Lee J. Cobb

Lee J. Cobb, actually Leo Jacoby ( born December 8, 1911 in New York City; † February 11, 1976 in Woodland Hills, California ) was an American actor. Cobb was one of the leading character actors and often played grumpy or dominant men. His best-known roles included the corrupt union boss Johnny Friendly in On the Waterfront and the effervescent " juror No. 3" in Twelve Angry Men.


Born the son of a Jewish composer, Cobb showed at a young age a talent as a violinist, but defeated a severe hand injury a career as a musician. At the age of 17 he left home and went to Hollywood, but where he initially failed. After his return to his hometown of Cobb studied at the New York College; by the way, he worked as a speaker in broadcast radio plays.

1931 under an employment at the Pasadena Playhouse and in 1935 an engagement with the Group Theatre in New York. The Group Theatre made ​​a name for himself by socially engaged theater productions. Other later prominent members were the director Elia Kazan and the Actors John Garfield. Under Kazan's direction, he played in 1936, together with Garfield in Kurt Weill first purely American production Johnny Johnson. He successfully had worked as a performer of Willy Loman in the world premiere of Arthur Miller's play Death of a Salesman, the Kazan 1949 staged. 1966 Cobb played the role again in a television recording of Miller's drama. From 1939 Cobb also played first major roles in the film and was in demand as a character actor. He embodied mainly dominant and authoritarian personalities, including in a number of film noirs such as Johnny O'Clock, password 777 and danger in Frisco.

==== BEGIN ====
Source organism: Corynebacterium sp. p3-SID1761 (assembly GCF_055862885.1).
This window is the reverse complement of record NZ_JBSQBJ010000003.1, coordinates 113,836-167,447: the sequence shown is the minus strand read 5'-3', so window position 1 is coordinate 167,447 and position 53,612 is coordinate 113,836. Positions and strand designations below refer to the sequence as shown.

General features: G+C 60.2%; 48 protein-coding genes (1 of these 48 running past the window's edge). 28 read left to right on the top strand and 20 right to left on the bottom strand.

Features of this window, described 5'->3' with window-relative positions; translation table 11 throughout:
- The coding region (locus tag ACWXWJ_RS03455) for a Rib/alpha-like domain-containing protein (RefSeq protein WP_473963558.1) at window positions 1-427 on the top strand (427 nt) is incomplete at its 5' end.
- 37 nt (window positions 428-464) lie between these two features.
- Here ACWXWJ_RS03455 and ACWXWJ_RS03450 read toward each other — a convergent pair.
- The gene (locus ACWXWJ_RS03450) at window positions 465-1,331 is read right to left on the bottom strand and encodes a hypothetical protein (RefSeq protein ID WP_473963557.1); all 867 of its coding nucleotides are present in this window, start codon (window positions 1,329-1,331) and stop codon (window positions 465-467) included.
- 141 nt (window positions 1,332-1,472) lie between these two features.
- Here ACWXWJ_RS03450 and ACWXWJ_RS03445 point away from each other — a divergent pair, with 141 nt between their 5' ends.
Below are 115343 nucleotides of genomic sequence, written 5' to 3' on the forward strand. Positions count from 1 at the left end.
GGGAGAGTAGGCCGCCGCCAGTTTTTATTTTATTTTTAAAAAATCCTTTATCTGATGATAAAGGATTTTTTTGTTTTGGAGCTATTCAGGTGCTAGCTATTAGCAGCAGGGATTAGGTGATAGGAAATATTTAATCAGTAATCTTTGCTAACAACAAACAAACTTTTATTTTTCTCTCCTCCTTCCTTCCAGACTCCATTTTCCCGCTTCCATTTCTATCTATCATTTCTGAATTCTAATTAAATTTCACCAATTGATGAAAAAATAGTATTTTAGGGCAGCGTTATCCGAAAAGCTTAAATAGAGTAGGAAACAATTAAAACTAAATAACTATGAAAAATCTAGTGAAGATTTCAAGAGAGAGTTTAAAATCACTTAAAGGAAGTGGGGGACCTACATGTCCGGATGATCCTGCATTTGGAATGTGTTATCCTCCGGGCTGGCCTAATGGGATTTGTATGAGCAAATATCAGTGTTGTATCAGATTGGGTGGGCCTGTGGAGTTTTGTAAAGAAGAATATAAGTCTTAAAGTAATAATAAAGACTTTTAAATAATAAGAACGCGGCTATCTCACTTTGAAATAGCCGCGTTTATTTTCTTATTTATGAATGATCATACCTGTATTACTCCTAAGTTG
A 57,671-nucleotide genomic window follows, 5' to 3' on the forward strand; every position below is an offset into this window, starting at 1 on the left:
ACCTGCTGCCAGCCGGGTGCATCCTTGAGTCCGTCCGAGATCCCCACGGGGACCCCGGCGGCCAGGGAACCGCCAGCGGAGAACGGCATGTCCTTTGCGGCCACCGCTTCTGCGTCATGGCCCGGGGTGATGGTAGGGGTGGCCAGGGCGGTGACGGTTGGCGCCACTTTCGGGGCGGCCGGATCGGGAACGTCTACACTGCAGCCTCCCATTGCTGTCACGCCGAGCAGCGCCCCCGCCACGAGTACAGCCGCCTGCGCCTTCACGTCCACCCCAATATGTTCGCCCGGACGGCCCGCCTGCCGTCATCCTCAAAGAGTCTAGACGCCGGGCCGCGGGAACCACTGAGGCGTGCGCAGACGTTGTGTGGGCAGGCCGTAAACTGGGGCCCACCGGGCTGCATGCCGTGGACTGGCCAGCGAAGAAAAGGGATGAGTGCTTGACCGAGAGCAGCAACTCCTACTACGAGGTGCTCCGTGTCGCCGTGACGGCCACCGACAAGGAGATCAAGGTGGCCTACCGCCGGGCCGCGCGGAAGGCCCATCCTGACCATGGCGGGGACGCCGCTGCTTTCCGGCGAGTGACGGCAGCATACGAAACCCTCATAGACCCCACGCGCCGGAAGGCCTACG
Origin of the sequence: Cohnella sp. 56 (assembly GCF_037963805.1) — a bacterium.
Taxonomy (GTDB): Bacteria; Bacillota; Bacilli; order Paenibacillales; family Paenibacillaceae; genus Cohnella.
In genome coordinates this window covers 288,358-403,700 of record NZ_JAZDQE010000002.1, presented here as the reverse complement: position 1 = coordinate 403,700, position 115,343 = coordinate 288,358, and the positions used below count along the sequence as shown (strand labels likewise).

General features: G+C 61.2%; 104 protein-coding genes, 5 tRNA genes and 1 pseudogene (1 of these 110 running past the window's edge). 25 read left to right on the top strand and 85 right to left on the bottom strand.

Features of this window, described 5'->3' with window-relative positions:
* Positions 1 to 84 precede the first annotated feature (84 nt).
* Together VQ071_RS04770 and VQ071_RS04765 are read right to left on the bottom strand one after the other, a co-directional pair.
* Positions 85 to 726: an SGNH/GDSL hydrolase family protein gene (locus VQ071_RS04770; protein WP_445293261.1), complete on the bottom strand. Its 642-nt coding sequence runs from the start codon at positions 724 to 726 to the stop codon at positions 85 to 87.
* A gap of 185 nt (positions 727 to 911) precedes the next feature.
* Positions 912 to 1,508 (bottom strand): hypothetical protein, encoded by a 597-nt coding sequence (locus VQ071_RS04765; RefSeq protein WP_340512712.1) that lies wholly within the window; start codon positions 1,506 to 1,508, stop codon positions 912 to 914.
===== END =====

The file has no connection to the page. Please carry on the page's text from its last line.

How many of his companions of the Group Theatre was also accused Cobb of being a communist or a communist sympathizer. For two years he refused to testify before the Committee on Un-American Activities. When his career by shooting in the "Black List" came on, he said, and gave the names of 20 members of the Communist Party. After his " rehabilitation " he again found work in Hollywood and delivered outstanding interpretive performance in On the Waterfront (1954 ) and Twelve Angry Men (1958). In 1960 he participated in the elaborate literary adaptation Exodus, where he played the father of Paul Newman.

From 1962 presented Cobb in the television series The Men from Shiloh Ranch for five years the Judge Henry Garth dar. After leaving the series, he turned again reinforced movies, including several Mafia films in Italy. In the series The Young Lawyers, he was again seen in 1970 in a television star. In the movie The Exorcist, he played his last major role as a police Lieutenant William Kinderman.

Throughout his career, Cobb was twice nominated for an Oscar as Best Supporting Actor in On the Waterfront and The Brothers Karamazov, and could speak my bedroom for a Golden Globe for his performance in Twelve Angry Men and When. For his performance in Exodus, he was nominated for a Laurel Award. His daughter Julie Cobb was also an actress.

Lee J. Cobb died at the age of 64 of a heart attack.

Filmography (selection)